Exposure treatment for anxiety disorders has been in large part modeled after experimental findings of classical fear conditioning and extinction in nonhuman animals, particularly rodents. Extinction of fear in humans seems to follow some of the same learning principles (Davey, 1992) and relies on similar neural systems (Delgado, Olsson, & Phelps, 2006) as extinction in rodents. However, unlike rodents, humans have the capacity to think symbolically and use language to navigate through the challenges of daily life. Classical conditioning studies in humans have demonstrated that verbally transmitted information alone can reduce the expression of conditioned fear (Davey & McKenna, 1983Delgado et al., 2004; but also see Davey, 1992). However, until now no study had examined the effect of language on the outcome of exposure treatment. Although the current study utilized only a rudimentary form of exposure treatment, it demonstrates for the first time that affective language facilitates exposure-related attenuation of auto-nomic reactivity to aversive and fear-relevant stimuli.

    Some limitations of the current study warrant mention. First, because we did not collect self-report measures of affect, we do not know whether subjective indices of fear or aversion were also reduced after exposure. However, in another study of spider-fearful individuals involving repeated presentations of visual images of spiders, both SCR and subjective ratings of fear were reduced from pre to postexposure (Vansteenwegen et al., in press). Second, because we did not find consistent effects in HR across experiments, the autonomic effects discussed here cannot be generalized beyond sympathetic arousal. Furthermore, although the current study demonstrates enhanced exposure effects with affective labels 1 week after treatment, it remains to be determined whether this effect is maintained over longer intervals of time. Additionally, given that verbal communication during therapy does not typically consist of reading single words, follow-up studies need to be conducted with complete sentences, read out loud by the participant, or presented in auditory form, to simulate a therapist’s voice. Similarly, clinical trials would need to be conducted to determine whether the addition of negative language to exposure in vivo can also enhance treatment outcome.

    The way linguistic stimuli were used in the current experiments is distinct from the way language is used in cognitive therapy to reduce fear and anxiety. In cognitive therapy, language is used before and during therapy to help create a calm environment (see Thorpe & Salkovskis, 1997). In the current experiments, however, words were introduced after initial exposure to allow emotional reactivity to develop, at least initially. Furthermore, in cognitive therapy language is used to shift appraisals of feared stimuli away from threatening to benign or nonnegative. In our study, the type of language most beneficial was negative and unrelated to the content of the aversive stimulus. These discrepancies raise the need for future studies that specifically compare the current approach with cognitive therapy.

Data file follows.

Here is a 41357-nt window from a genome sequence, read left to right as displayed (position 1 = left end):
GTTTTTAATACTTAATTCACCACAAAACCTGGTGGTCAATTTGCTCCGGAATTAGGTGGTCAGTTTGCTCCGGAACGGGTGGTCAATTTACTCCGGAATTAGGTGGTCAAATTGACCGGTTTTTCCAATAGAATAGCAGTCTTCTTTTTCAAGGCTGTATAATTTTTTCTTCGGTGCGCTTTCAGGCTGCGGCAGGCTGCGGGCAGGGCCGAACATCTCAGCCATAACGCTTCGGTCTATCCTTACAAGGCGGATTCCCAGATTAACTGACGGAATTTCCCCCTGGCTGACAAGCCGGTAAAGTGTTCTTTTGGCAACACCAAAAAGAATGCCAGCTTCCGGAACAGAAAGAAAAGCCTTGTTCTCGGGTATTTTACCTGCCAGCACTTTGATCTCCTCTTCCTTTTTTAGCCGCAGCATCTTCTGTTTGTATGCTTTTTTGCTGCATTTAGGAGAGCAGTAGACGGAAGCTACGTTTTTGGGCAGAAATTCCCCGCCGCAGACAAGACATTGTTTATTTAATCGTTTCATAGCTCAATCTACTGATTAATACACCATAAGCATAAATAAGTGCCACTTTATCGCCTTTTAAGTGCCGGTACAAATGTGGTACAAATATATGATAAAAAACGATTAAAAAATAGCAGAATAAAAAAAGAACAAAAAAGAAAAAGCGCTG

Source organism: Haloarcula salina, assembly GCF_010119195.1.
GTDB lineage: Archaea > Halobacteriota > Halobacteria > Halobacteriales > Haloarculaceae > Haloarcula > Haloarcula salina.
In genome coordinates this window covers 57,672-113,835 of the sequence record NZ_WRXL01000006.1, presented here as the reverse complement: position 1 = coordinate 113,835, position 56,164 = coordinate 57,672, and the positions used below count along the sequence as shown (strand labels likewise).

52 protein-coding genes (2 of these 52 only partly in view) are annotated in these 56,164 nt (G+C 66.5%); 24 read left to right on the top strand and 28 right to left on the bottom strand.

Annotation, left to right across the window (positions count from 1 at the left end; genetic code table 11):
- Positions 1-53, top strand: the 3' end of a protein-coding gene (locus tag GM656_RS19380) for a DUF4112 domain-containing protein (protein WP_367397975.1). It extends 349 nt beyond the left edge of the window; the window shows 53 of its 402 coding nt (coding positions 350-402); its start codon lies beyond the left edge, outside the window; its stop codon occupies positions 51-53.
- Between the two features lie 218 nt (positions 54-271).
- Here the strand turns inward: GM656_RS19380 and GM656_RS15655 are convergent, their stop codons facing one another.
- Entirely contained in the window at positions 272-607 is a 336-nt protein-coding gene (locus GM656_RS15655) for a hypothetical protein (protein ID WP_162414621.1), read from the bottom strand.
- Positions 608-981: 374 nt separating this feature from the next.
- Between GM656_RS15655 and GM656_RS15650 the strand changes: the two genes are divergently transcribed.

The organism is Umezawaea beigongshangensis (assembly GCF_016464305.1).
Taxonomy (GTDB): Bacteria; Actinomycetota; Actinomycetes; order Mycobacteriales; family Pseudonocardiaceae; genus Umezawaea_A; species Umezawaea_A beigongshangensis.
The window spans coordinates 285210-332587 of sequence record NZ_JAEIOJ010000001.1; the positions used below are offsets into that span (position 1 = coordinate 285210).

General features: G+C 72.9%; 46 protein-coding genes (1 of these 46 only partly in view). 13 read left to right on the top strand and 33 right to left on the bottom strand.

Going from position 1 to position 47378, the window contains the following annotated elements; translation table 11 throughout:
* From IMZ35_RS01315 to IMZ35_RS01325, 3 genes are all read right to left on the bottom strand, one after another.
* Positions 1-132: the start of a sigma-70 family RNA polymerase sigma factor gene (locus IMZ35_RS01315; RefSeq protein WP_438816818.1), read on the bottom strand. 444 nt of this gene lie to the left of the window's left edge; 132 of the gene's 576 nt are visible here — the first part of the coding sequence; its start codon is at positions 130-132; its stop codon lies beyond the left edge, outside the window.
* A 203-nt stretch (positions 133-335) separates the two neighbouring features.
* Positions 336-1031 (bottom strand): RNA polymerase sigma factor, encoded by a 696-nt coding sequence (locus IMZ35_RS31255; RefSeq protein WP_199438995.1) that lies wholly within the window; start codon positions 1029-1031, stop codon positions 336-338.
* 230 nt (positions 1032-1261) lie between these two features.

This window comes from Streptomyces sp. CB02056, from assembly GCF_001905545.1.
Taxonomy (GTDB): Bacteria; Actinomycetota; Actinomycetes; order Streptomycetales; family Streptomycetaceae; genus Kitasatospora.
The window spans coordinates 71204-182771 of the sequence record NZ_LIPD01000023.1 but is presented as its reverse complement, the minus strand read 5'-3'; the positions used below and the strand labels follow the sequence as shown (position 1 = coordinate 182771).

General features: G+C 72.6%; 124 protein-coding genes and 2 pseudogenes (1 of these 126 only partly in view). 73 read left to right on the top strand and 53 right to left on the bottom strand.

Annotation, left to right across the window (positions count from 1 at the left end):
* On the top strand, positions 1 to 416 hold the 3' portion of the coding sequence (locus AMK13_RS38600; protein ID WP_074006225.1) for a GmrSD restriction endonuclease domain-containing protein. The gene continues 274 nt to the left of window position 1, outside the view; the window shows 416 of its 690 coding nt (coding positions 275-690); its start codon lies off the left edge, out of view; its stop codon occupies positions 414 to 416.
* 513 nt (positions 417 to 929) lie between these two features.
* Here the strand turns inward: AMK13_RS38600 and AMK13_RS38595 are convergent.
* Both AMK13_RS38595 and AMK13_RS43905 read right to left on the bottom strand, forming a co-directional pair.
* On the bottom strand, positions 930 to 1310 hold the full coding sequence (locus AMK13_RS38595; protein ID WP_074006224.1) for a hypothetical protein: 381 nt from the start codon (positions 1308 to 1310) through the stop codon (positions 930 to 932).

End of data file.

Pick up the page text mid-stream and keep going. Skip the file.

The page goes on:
Although the procedures utilized in this study do not closely model any particular form of psychological therapy, they provide a rudimentary analogue of exposure treatment with and without the use of language. Some form of “talk therapy,” particularly cognitive therapy, is typically incorporated into the treatments for fear and anxiety. Empirical tests of whether the incorporation of cognitive therapy into exposure therapy for phobias improves outcome of exposure therapy have not been consistent; some indicate an added value of cognitive therapy and some do not (Craske, 1999Craske & Rowe, 1997). A potential explanation for the inconsistent results is the many confounding variables that are present when comparing one treatment component (exposure) to another (cognitive therapy); these variables include treatment expectancy, treatment duration, and therapist–patient relationship variables. The current study introduces a novel paradigm that tests the role of verbal processing in the reduction of emotional responding in a well-controlled experimental manner. To the extent that cognitive therapy can be simulated with manipulation of simple sentences, read by the participant or presented in auditory form, then variants of this paradigm can be used for more controlled investigations of the effect of cognitive therapy on exposure outcome.

    In conclusion, our results suggest that the effect of exposure therapy may be enhanced by use of unrelated negative language during treatment. It may thus be the case that cognitive therapy, or other talk therapy that accompanies exposure treatment, would be more effective in facilitating fear extinction to the extent that anxiety-provoking, rather than neutral language, is used. A broader implication of this line of research would be that perhaps part of the benefit of talk therapy is due to mere linguistic processing of aversive experiences. However, follow-up studies need to be conducted to explore these implications."